“It’s hard not to feel like we’re in a free fall,” wrote one individual on a postcard from Florida. The “V”-shaped recovery predicted by some economists is beginning to feel more like a “W.” Some have even suggested the shape is more like an “L.” At some point, the economy will recover, but it would be a fool’s errand to predict when and how robustly.

What about jobs and unemployment?

Everyone is anxious about jobs. Many small businesses will never reopen, leaving skilled, unskilled and semi-skilled workers out of jobs for the foreseeable future, according to Dr. Stephen Fuller, Professor of Public Policy and Regional Development at George Mason University. Furloughed employees also will not go back to work as fast as they were laid off, sustaining high unemployment levels.

A restaurant that closes will find it harder to reopen the longer this goes on, he explains. “Even if the business reopens, it will need to regroup the workforce, which won’t be easy as previous employees may have jobs elsewhere. New people will need training,” Dr. Fuller said.

He predicted that once a vaccine becomes available, the economy can go back to work, but it will still suffer the drag of unemployment, business failures, and curtailed consumer spending.

A report for June said the economy added about 4.8 million jobs, with a similar number for May.  But for millions of people, the jobs they lost are never coming back. The chief economist for Moody’s Analytics said, “It’s clear that the pandemic is doing some fundamental damage to the job market. A lot of the jobs lost aren’t coming back any time soon. The idea that the recovery is going to snap back to where it was before the pandemic is clearly not going to happen.”

There’s now a total of 3.7 million unemployed Americans whose previous jobs are gone for good. And millions more are at risk.

A new study by the World Economic Forum suggests that “nature-positive” solutions can be created that would include 395 million jobs globally by 2030. They estimate that a $10 trillion green recovery plan would stimulate business and economic growth. They identified 15 sectors that could tackle carbon emissions, climate change, and threats to biodiversity. “Public calls are getting louder for businesses and government to do better,” said the head of the Nature Action Agenda at the forum. “We can protect our food supplies, make better use of our infrastructure, and tap into new energy sources by transitioning to nature-positive solutions.” They also see the plan as an answer to economic inequality.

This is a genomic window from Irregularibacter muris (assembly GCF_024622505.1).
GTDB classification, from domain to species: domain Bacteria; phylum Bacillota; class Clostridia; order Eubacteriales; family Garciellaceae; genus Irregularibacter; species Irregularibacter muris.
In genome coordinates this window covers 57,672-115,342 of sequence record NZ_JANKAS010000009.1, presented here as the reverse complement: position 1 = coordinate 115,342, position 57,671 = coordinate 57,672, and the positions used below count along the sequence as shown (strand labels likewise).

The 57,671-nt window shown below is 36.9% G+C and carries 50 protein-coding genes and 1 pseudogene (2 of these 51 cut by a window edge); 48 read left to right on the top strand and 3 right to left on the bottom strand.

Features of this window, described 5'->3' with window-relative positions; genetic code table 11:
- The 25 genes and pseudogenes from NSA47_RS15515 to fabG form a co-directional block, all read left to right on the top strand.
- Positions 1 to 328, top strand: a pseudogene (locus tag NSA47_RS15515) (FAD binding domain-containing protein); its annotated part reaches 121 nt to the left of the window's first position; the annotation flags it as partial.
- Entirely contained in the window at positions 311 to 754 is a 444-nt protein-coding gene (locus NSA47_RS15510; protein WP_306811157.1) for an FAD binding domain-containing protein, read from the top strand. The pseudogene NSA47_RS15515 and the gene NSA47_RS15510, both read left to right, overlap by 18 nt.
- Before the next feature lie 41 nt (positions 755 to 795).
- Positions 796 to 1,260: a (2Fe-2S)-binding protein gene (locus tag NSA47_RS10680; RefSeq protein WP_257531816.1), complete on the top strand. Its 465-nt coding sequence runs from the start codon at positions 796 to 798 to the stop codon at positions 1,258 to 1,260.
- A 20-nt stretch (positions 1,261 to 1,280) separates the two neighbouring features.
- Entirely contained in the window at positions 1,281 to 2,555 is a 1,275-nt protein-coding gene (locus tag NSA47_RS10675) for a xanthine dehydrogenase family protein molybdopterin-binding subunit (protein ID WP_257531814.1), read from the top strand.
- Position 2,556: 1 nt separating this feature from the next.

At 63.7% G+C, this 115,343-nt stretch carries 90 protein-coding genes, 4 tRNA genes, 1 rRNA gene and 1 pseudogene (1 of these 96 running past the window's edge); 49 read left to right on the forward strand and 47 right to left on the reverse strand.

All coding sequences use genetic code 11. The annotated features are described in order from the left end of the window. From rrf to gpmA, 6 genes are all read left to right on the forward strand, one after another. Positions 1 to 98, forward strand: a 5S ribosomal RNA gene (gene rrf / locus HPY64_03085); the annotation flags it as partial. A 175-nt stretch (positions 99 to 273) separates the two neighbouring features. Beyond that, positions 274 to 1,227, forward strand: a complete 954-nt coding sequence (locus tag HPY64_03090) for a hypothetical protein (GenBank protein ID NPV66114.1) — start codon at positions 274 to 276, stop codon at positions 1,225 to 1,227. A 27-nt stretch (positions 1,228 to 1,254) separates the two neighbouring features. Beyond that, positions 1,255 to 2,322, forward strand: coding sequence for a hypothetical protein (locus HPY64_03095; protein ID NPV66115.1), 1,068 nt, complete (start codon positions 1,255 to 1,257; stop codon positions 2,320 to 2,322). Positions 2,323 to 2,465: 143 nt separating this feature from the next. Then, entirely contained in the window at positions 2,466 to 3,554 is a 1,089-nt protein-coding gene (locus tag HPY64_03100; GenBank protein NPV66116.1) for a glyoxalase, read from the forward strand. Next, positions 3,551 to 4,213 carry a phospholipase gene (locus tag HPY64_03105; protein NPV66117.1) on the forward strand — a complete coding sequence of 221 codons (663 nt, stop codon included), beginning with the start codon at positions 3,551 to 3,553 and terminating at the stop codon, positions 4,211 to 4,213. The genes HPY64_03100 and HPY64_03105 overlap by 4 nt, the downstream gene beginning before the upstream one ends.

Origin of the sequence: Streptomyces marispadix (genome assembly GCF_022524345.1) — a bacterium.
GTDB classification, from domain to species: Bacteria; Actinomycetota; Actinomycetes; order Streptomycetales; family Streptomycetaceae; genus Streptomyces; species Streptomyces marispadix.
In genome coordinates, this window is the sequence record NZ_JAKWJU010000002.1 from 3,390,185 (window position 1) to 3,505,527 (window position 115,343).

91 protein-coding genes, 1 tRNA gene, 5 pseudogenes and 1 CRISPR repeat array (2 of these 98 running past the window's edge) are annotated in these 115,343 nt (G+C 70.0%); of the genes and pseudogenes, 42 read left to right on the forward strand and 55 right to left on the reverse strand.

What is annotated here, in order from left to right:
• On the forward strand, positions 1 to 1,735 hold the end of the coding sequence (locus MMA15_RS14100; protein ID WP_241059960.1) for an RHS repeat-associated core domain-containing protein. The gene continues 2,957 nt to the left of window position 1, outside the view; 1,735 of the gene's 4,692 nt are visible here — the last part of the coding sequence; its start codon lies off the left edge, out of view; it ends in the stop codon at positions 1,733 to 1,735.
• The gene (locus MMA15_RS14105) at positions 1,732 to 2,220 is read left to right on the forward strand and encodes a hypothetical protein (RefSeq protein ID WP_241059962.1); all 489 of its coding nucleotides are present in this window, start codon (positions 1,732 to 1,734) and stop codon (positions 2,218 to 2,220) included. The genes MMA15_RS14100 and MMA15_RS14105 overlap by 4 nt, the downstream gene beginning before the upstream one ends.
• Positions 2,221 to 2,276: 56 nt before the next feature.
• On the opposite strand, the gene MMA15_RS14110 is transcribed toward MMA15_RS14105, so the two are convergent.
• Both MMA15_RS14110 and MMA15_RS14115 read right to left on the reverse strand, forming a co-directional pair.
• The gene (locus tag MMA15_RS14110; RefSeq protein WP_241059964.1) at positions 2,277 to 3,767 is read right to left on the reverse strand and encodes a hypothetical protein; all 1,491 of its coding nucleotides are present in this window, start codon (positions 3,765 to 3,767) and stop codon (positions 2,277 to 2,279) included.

Congress and the White House are more focused on delivering additional stimulus relief checks and debating the extension of federal unemployment benefits than they are toward job creation. But a new E2 group (Environmental Entrepreneurs) and E4 The Future analyses finds that the U.S. could create 860,000 full-time jobs for at least five years and add $66 billion to the economy every year for five years if targeted clean energy investments were included in the next round of federal stimulus investments.

Members of the House of Representatives passed the Moving Forward Act that would invest $1.5 trillion to modernize America’s physical infrastructure, in the hopes of getting millions of Americans back to work and ensuring that communities can make long-overdue improvements to highways and transit systems. It goes further by supporting investments in health care, airports, clean energy, broadband, education, and drinking water infrastructure. The legislation, however, seems to be facing certain death as top Senators and the White House oppose the legislation, calling it “full of wasteful initiatives.”

Infrastructure is a bipartisan issue often seen as a way to spur job growth. It could again become a central focus for lawmakers going into the autumn of 2020.

Meanwhile, full-time workers are watching app-based services replace them. Artificial intelligence and robots that don’t get sick are being engaged by some employers. For others, telework, or remote working from home by going online, has kept unemployment in check , and some wonder if office buildings will become the new dinosaurs.

Attitudes about job returns make the roller coaster’s slow climb or rapid descent depending on the day’s coronavirus reports. And the disease has no economic heart.

What does the Bible say?

Although the Bible is not a textbook on economics, God has much to say about how an individual handles his money, how he relates his wealth to the needs of others, and employer-employee relations. You will also find scriptures that deal with inflation, unemployment, and even big government with high taxes.